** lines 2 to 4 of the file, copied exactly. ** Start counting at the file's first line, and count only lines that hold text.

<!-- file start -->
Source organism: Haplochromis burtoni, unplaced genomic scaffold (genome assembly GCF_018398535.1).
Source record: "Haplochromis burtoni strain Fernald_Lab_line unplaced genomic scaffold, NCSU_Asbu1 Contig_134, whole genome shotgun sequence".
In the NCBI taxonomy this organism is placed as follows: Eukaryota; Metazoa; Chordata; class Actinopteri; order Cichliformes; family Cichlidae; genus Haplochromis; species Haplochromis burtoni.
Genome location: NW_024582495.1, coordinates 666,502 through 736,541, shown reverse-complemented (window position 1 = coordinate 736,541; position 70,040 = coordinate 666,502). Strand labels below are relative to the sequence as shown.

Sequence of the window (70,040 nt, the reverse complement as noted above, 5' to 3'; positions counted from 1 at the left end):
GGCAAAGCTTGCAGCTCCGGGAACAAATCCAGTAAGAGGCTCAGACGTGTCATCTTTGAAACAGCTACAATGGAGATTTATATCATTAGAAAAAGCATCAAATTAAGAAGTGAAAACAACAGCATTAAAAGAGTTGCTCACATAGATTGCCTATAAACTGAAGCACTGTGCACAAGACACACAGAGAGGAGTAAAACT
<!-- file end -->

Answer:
Source record: "Haplochromis burtoni strain Fernald_Lab_line unplaced genomic scaffold, NCSU_Asbu1 Contig_134, whole genome shotgun sequence".
In the NCBI taxonomy this organism is placed as follows: Eukaryota; Metazoa; Chordata; class Actinopteri; order Cichliformes; family Cichlidae; genus Haplochromis; species Haplochromis burtoni.
Genome location: NW_024582495.1, coordinates 666,502 through 736,541, shown reverse-complemented (window position 1 = coordinate 736,541; position 70,040 = coordinate 666,502). Strand labels below are relative to the sequence as shown.